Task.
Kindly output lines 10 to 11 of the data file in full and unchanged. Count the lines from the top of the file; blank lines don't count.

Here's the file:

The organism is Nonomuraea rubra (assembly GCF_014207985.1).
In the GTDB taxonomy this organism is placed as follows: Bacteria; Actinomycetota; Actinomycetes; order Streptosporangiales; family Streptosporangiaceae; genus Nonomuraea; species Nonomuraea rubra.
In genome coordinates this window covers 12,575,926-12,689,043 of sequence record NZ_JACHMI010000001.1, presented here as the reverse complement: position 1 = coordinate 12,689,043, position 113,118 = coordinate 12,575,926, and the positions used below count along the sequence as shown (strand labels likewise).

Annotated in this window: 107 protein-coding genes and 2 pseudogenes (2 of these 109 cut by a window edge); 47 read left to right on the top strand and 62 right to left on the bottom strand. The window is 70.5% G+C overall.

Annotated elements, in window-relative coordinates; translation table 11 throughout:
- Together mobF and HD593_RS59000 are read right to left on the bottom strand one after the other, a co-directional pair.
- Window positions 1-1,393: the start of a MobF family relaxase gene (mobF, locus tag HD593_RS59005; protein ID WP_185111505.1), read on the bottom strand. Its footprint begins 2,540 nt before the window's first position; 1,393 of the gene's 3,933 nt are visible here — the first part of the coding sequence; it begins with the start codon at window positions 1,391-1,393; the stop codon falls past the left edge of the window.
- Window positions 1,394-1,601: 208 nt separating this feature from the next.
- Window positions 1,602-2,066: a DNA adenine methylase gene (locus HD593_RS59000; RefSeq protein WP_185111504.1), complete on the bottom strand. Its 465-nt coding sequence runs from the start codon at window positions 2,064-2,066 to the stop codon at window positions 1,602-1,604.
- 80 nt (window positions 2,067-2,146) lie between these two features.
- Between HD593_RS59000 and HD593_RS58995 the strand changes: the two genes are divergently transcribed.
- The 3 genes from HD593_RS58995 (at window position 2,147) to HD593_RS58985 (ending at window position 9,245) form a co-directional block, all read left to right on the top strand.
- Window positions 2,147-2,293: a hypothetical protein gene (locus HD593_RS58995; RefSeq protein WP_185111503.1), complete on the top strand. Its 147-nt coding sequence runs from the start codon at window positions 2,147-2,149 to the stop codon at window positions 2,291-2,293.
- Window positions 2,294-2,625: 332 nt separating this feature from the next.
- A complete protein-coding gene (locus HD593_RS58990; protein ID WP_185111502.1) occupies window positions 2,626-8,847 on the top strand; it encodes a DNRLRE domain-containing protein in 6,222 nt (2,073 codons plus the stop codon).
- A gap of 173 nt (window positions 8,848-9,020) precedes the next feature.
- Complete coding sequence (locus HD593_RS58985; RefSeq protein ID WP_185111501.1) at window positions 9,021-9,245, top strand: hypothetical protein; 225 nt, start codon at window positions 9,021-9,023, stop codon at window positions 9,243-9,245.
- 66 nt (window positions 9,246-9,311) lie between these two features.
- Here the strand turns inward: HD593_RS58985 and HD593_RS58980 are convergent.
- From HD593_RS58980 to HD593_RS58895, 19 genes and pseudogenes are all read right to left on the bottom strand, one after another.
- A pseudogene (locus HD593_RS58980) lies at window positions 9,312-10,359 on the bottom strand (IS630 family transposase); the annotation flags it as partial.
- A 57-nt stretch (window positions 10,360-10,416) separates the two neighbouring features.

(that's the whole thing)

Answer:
- 80 nt (window positions 2,067-2,146) lie between these two features.
- Between HD593_RS59000 and HD593_RS58995 the strand changes: the two genes are divergently transcribed.